How Are You Vegan?
It is the fourth question I am asked when someone gets to know me after, “What is a good looking guy like you doing at a place like this?” “Why are you vegan?” and “Not even fish?” In a world where so much of our food derives from animals and their byproducts, how can one forsake it?
To me it is now easy. I have rejected fresh caribou meat in the wilds of Montana and just said no to the fishy tapas of Spain. I have been able to hypnotize and brainwash myself to ignore pangs of hunger until I find something I am comfortable with ingesting. But to someone who has yet to indoctrinate themselves and are tempted to enter the realm of veganity (A word I am tempted to trademark as I don’t think it exists), what to do? Here’s some unsolicited advice.
Don’t Go Cold Turkey
I’ve often heard stories of people who were vegetarian for six months and then gave it up because they craved a steak. I believe this happens because the person went too far too quickly. People tend to thrive on familiarity and if you totally rock your world by giving up all animal products at once, you might never feel at ease with veganity (it has a nice ring to it, doesn’t it?).
My suggestion is first give up beef and pork and start exploring plant based options. Then you give up fowl. Learn and accept that tofu is not supposed to taste like meat. Then perhaps you can give up fish. If you’re liking how you feel give up dairy. Then you can stop eating eggs and, voila, we got ourselves another crazed member of PETA.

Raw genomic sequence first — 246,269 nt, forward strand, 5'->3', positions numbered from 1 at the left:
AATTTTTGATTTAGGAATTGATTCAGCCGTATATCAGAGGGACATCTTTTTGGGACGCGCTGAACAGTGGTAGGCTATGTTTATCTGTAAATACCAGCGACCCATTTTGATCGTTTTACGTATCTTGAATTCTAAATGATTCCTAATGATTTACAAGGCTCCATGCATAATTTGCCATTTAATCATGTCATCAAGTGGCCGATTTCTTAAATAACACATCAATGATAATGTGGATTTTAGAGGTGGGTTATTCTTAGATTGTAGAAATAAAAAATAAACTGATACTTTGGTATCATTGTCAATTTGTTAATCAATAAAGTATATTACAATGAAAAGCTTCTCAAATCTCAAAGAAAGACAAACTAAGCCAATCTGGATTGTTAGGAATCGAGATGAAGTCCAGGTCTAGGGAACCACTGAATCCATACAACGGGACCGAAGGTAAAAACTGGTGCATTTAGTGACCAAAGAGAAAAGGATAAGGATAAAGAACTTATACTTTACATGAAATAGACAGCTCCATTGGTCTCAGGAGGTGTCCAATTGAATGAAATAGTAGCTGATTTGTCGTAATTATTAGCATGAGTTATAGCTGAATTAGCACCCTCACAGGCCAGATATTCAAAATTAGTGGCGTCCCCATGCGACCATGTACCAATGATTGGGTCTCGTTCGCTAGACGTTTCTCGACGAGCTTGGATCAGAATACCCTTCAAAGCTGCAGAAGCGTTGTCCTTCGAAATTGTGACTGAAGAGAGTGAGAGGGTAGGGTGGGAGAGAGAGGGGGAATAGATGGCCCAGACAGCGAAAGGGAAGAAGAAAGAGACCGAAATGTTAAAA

How long should this timetable take? I say to each their own. If you want to go on a week by week basis, do it. If you want to make each sacrifice a New Year’s Resolution, may the force be with you. On of my favorite clichés is, “a journey of a thousand miles begins with a single step.”
Embrace Ethnic Cuisine
The world’s become a friendlier place. Even Denny’s and Subway now offer veggie burgers. But if you live outside major cities such as New York, San Francisco, or Los Angeles it might seem there’s nothing for a vegan to eat. This is where you should go to your local Chinese dive, or the all you can eat Indian buffet or that Thai place down the street or even Luigi’s Italian Restaurant. Most ethnic cuisine offers things a vegan can eat besides the house salad with oil and vinegar. Make sure you ask thoroughly though. Does the broth have chicken stock? Is there cheese in the pesto?
Lie and tell your server you have severe allergies. Otherwise they might not take your philosophical concerns seriously. Unfortunately many items that seem like vegan no-brainers have animal products. Miso soup, for instance, almost always contains dried fish flakes.
Learn to Love to Cook
Unless you live in a major metropolitan area and have a trust fund your pallet and/or bank account will grow tired and weary. Spaghetti marinara and veggie burgers get old after a while (although spaghetti sandwiches never get old).
If you want a broad diet you’re going to have to get out your cutting board, spatula, and wok. Recipes are easy to come by. Type into Google “vegan tiramisu”, “vegan duck recipe”, or any other meal you’re craving and I promise a variety of sites will pop up. Ingredients are also easier to come by these days as most supermarkets have health food sections and many towns have local farmers markets with fresh, tastier produce.
My best friend in the kitchen though is the first cookbook I got when I became vegan, The New Farm Vegetarian Cookbook by Louise Hagler and Dorothy R. Bates. It’s completely vegan and tells you how to make everything from pancakes to macaroni and cheese to sloppy joes to chocolate cream pie. It also goes into detail in how to make basic staples like tofu, soy milk, and tempeh. The directions are clearly and simply stated and most of the recipes don’t bog you down with a hundred ingredients. And no my unbridled enthusiasm for the cookbook does not mean I am getting a kickback from any copies sold.